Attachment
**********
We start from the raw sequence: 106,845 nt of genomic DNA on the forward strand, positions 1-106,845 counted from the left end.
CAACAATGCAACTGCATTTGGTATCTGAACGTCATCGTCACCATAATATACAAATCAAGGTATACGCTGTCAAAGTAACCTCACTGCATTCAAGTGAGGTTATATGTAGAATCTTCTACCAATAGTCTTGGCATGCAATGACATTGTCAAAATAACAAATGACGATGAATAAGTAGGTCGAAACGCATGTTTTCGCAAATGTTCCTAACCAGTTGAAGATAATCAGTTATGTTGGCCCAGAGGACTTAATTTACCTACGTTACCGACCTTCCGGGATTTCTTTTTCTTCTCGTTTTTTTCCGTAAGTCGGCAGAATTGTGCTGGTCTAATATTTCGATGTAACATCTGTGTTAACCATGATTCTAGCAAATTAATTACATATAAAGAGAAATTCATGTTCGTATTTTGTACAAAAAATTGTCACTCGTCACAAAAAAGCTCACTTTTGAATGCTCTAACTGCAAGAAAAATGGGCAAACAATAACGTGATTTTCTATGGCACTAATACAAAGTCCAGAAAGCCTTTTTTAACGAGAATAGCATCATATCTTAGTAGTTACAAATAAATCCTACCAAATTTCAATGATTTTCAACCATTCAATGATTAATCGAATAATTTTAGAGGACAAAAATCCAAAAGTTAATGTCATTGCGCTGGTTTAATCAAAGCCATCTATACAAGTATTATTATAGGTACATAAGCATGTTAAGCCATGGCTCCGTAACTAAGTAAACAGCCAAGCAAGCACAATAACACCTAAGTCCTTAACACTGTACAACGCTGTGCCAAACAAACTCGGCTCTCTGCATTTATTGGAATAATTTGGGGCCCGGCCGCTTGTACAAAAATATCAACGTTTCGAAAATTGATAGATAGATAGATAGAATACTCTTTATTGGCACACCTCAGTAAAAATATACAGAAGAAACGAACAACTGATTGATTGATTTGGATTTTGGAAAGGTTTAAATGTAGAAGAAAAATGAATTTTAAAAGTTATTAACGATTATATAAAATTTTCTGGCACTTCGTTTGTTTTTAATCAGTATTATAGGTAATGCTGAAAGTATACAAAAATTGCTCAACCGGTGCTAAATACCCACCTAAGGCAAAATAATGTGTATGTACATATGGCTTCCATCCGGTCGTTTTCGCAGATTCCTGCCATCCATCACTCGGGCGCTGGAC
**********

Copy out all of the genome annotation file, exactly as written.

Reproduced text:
We start from the raw sequence: 106,845 nt of genomic DNA on the forward strand, positions 1-106,845 counted from the left end.
CAACAATGCAACTGCATTTGGTATCTGAACGTCATCGTCACCATAATATACAAATCAAGGTATACGCTGTCAAAGTAACCTCACTGCATTCAAGTGAGGTTATATGTAGAATCTTCTACCAATAGTCTTGGCATGCAATGACATTGTCAAAATAACAAATGACGATGAATAAGTAGGTCGAAACGCATGTTTTCGCAAATGTTCCTAACCAGTTGAAGATAATCAGTTATGTTGGCCCAGAGGACTTAATTTACCTACGTTACCGACCTTCCGGGATTTCTTTTTCTTCTCGTTTTTTTCCGTAAGTCGGCAGAATTGTGCTGGTCTAATATTTCGATGTAACATCTGTGTTAACCATGATTCTAGCAAATTAATTACATATAAAGAGAAATTCATGTTCGTATTTTGTACAAAAAATTGTCACTCGTCACAAAAAAGCTCACTTTTGAATGCTCTAACTGCAAGAAAAATGGGCAAACAATAACGTGATTTTCTATGGCACTAATACAAAGTCCAGAAAGCCTTTTTTAACGAGAATAGCATCATATCTTAGTAGTTACAAATAAATCCTACCAAATTTCAATGATTTTCAACCATTCAATGATTAATCGAATAATTTTAGAGGACAAAAATCCAAAAGTTAATGTCATTGCGCTGGTTTAATCAAAGCCATCTATACAAGTATTATTATAGGTACATAAGCATGTTAAGCCATGGCTCCGTAACTAAGTAAACAGCCAAGCAAGCACAATAACACCTAAGTCCTTAACACTGTACAACGCTGTGCCAAACAAACTCGGCTCTCTGCATTTATTGGAATAATTTGGGGCCCGGCCGCTTGTACAAAAATATCAACGTTTCGAAAATTGATAGATAGATAGATAGAATACTCTTTATTGGCACACCTCAGTAAAAATATACAGAAGAAACGAACAACTGATTGATTGATTTGGATTTTGGAAAGGTTTAAATGTAGAAGAAAAATGAATTTTAAAAGTTATTAACGATTATATAAAATTTTCTGGCACTTCGTTTGTTTTTAATCAGTATTATAGGTAATGCTGAAAGTATACAAAAATTGCTCAACCGGTGCTAAATACCCACCTAAGGCAAAATAATGTGTATGTACATATGGCTTCCATCCGGTCGTTTTCGCAGATTCCTGCCATCCATCACTCGGGCGCTGGAC